Can Climate Change Jeopardize National Security?
Now, since this is my last post I would like to leave you with a big bang of information and enlighten you with knowledge on a pretty unfamiliar area of climate change. If you had read the title of this post, you should know that this post is about national security and how it could be jeopardized by climate change and why this might be a major concern of Congress, the CIA, the NSA, and even you.
According to an article I found, there is reason to believe that many issues world-wide that are caused by climate change also have the ability to endanger our national security. The National Research Council created an advisory panel, and the members of that panel have stated that the United States Intelligence Agencies must take climate change and the havoc it causes more seriously. They have advised the intelligence agencies to dig deeper into this subject, and find information that suggests how climate change might create social and communal upheaval. John D. Steinbruner, a professor of public policy at the University of Maryland at College Park who led the panel on behalf of the National Research Council said,
There’s a lot going on, there are pieces here, but it isn’t organized to the extent that it ought to be.
“Now that you have read this, you may be thinking, “What does this have to do with the national security of this country?” Well, the reason Congress and the National Research Council is worried about our national security is for this reason,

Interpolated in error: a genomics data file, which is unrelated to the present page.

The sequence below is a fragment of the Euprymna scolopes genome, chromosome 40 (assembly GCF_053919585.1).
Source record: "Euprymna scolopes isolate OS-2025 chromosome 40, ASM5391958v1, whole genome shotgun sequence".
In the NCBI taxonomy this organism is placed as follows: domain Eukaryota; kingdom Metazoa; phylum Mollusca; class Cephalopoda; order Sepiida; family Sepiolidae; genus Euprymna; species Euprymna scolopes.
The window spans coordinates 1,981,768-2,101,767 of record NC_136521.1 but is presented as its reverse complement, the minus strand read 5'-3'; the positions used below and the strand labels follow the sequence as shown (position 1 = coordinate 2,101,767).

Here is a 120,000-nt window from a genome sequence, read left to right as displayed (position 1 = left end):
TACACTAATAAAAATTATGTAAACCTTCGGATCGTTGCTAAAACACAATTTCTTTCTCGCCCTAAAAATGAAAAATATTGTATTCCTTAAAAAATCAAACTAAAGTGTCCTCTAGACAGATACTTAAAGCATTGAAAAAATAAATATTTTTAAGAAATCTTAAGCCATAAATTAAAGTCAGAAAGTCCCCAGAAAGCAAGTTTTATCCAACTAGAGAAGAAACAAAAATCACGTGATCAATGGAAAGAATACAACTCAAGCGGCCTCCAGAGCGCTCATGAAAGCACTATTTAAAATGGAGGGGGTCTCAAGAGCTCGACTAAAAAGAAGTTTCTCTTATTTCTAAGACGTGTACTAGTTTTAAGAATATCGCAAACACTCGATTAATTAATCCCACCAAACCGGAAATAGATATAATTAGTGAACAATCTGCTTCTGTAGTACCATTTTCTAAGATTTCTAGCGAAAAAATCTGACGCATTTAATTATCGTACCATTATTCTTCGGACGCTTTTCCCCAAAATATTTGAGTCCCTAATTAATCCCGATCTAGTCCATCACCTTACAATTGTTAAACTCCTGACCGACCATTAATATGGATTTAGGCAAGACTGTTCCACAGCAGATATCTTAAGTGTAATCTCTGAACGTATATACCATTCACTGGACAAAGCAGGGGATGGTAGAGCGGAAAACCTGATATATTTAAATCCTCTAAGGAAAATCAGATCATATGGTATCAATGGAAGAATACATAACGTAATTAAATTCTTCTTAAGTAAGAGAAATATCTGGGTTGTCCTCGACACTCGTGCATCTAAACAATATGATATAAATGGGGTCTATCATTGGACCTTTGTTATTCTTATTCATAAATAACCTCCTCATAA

Millions of people depend on water delivered from the Himalaya Mountains by the Indus River. Pakistan experienced a series of electrical blackouts and shortages of irrigation water between 2010 and 2012 as a result of decreased water levels in the Indus. The shortages were part of a long-term decline in per-capita water availability, which by 2010 was less than a third of what it was in the 1950s, the report says.
The water shortages, it says, led to demonstrations and riots of increasing frequency and intensity in 2010 and 2011. Those events worsened political relations between India and Pakistan, both of which have nuclear weapons. In such cases, the U.S. government, if sufficiently aware of the developing crisis, could act to avert catastrophic conflicts, such as by taking more aggressive steps to help local communities establish alternative power supplies.
Now this means that even though we may think that global warming only applies to the problem of ice caps melting and the earth going through levels of heating all over the earth. But now it comes to a somewhat different (but not necessarily bigger) stage where warfare and mass destruction may become the bigger and more immediate threat.